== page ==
Referring to FIG. 2, microwave energy travels along the telescoping sections 17 and 17' of the waveguides 16 and 16', or if telescoping sections 17 and 17' are not provided, to the end of the waveguides 16 and 16' where it encounters several layers of dielectric media 30, 31, 32, 33, 34 and 18 associated with end of telescoping section 17 and 30', 31', 32', 33', 34' and 18' associated with the end of telescoping section 17'. Discussion will be restricted to the layers of dielectric media associated with the end of telescoping section 17 although it is also applicable to the layers of dielectric media associated with the end of telescoping section 17'.
For optimum transfer of energy the layers of dielectric media 30, 31, 32, 33, 34 and 18 are chosen to have gradually increasing intrinsic impedance (or equivalently for nonmagnetic materials, increasing dielectric constants). Thus, the medium 30 adjacent to the medium within the end of telescoping section 17, will have an impedance higher than that of the medium within the waveguide 16 and telescoping section 17, and the matching medium 18 will have an intrinsic impedance lower than or equal to that of the medium or tissue 20 to be irradiated. These dielectric media may have an intrinsic impedance approximately equal to the geometric mean of the intrinsic impedance of the medium disposed on either side of that matching medium and should have a dimension in the direction of propagation of the microwave energy equal to a multiple of a half wavelength of the microwave energy within that medium, preferably one half wavelength.
In order to achieve the proper dielectric constants and therefore the proper intrinsic impedance some of the matching media may be nonmetallic bags filled with dielectric fluid. A further advantage of using a fluid-filled matching medium 18 in FIG. 2 is apparent. The fluid-filled matching medium 18 will conform to the shape of tissue 20 which is to be heated. This will further serve to prevent areas of tissue 20 from becoming overheated due to contact or lack of contact of the matching medium 18 immediately adjacent to tissue 20, and the tissue 20.
If the matching medium 18 is used as a conforming layer, it may not be possible for it to be held to exactly one half wavelength along the direction held to exactly one half wavelength along the direction of microwave propagation, because it will change thickness as needed to conform to the dielectric medium or tissue 20, which is being heated.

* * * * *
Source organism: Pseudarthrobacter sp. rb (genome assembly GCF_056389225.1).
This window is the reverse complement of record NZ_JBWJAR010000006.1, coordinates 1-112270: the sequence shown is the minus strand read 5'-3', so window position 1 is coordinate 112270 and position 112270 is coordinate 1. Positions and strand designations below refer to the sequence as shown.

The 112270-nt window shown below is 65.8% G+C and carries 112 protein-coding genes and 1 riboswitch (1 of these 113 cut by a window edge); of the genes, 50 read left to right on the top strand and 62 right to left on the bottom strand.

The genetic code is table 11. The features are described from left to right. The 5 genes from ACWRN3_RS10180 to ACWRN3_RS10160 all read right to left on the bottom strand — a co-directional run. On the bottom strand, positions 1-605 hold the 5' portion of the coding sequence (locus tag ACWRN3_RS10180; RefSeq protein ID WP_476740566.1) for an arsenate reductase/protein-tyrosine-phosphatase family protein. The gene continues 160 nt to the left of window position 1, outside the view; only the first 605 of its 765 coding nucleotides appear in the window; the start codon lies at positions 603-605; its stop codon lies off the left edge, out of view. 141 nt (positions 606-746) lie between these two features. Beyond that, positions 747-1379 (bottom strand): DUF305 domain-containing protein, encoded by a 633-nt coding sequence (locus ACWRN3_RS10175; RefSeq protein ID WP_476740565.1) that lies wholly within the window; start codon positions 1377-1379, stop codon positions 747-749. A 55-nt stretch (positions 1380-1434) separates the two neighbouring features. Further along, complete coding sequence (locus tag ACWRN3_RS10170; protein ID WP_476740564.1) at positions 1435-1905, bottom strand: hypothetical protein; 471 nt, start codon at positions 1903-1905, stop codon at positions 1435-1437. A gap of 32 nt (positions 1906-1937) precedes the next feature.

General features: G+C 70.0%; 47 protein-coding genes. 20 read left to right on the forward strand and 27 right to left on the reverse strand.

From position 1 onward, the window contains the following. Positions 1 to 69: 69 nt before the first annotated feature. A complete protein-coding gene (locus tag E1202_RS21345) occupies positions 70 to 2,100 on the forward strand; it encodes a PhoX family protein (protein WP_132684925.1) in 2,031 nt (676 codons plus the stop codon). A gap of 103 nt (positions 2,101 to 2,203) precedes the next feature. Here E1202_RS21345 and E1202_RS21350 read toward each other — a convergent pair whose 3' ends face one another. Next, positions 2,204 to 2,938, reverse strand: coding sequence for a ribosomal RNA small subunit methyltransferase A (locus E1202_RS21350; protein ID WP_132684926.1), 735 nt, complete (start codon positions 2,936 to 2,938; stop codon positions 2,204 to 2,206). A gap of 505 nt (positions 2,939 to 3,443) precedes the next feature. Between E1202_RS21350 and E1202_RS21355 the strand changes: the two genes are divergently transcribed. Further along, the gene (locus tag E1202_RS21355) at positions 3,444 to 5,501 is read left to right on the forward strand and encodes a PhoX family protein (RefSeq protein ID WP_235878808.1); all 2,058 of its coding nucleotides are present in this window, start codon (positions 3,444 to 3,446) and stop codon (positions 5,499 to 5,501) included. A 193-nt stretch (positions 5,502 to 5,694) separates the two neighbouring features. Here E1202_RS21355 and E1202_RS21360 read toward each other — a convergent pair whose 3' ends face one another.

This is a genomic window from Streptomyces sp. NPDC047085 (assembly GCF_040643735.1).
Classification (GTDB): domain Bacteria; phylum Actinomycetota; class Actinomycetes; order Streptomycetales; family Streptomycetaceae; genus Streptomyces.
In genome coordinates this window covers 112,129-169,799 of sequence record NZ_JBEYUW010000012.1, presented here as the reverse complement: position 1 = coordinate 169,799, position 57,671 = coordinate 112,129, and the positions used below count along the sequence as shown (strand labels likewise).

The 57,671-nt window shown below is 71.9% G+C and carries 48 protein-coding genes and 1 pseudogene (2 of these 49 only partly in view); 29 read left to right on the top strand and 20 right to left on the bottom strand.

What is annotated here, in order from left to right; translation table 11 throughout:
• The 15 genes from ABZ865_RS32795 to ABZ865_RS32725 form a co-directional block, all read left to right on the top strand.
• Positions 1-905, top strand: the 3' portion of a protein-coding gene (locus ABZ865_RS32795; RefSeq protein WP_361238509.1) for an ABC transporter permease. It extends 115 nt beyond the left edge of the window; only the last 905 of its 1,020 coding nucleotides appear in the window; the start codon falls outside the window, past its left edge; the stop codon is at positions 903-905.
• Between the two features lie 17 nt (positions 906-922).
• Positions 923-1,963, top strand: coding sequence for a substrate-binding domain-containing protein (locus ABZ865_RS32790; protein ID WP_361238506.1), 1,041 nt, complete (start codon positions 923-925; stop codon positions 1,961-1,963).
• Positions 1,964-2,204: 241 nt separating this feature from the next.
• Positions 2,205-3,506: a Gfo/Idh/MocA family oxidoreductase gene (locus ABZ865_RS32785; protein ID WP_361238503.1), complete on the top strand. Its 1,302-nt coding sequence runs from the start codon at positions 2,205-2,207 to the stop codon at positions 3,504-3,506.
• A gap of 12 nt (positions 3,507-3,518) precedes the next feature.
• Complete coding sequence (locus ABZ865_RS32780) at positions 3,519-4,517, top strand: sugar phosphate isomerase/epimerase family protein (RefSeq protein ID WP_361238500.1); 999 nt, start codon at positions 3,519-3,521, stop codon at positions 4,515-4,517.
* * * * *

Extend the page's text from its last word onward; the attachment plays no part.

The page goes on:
This problem can be overcome by choosing the impedance of the dielectric medium to be approximately equal to that of the medium or tissue 20 to be heated. Then the fluid-filled dielectric medium 18 becomes, from a microwave standpoint, an extension of the tissue 20 and only minimal heating of the surface of the tissue 20 can occur.
A preferred embodiment of the microwave impedance matching device illustrated in FIG. 2 is set out below. It is designed to match microwave energy of 2450 MHz traveling within an air-filled waveguide of rectangular cross section 7.2 cm×3.4 cm to tissue of dielectric constant of approximately 80.
The matching medium 30 may be composed of a methyl methacrylate polymer within which is dispersed carbon or ferrite particles such medium having a dielectric constant of 2.63. As is often the case for microwave terminating devices, the matching medium 30 may have a cone or wedge shape to aid in extracting energy from the end of telescoping section 17 of the waveguide 16, by helping to reduce reflections back into the end which may be filled with air having a dielectric constant of approximately 1.00.
Matching medium 31 may be composed of Vycor glass type 7910 or 7911 having a dielectric constant of 3.8, and a dimension, or thickness, in the direction of propagation of the microwave energy, of 3.2 cm.
Matching medium 32 may be composed of Corning® glass type 0010 having a dielectric constant of 6.3 and a thickness of 2.4 cm.
Matching medium 33 may be composed of Corning® glass type 8870 having a dielectric constant of 9.5 and a thickness of 2.0 cm.
The above-mentioned glasses are of proprietary compositions, but are well known in the radar art. The dielectric constants are produced by the introduction of silicon, carbon, or lead into various glasses. Some properties of these glasses are set out in the Handbook of Physics and Chemistry, published by The Chemical Rubber Company, 55th ed. (1974-75) at page E-60.
Matching medium 34 may be a plastic bag 35 filled with propanol 36, having a dielectric constant of 22.9.
Matching medium 18 may also be a plastic bag 37 which contains a dielectric fluid 38. The dielectric fluid may be glycerol having a dielectric constant of 42.5 or ethylene glycol having a dielectric constant of 37.0 or a mixture of glycerol and water having a dielectric constant which can be adjusted by varying the relative proportions of glycerol and water.
As an alternative, as discussed above, it is possible for the dielectric fluid 38 in matching medium 18 to be almost pure water which, as is the case for many tissues, has a dielectric constant of approximately 80 so as to approximate the intrinsic impedance of the tissue 20. The intrinsic impedance of the dielectric fluid 36 in matching medium 34 may then be chosen to have an intrinsic impedance between that of matching medium 33 and matching medium 18, and matching medium 33 may be constrained by suitable means to be approximately one half wavelength in dimension in the direction of the propagation of microwave energy. In this case matching medium 18 may be a rather thin layer or pad, so as to not unduly absorb energy.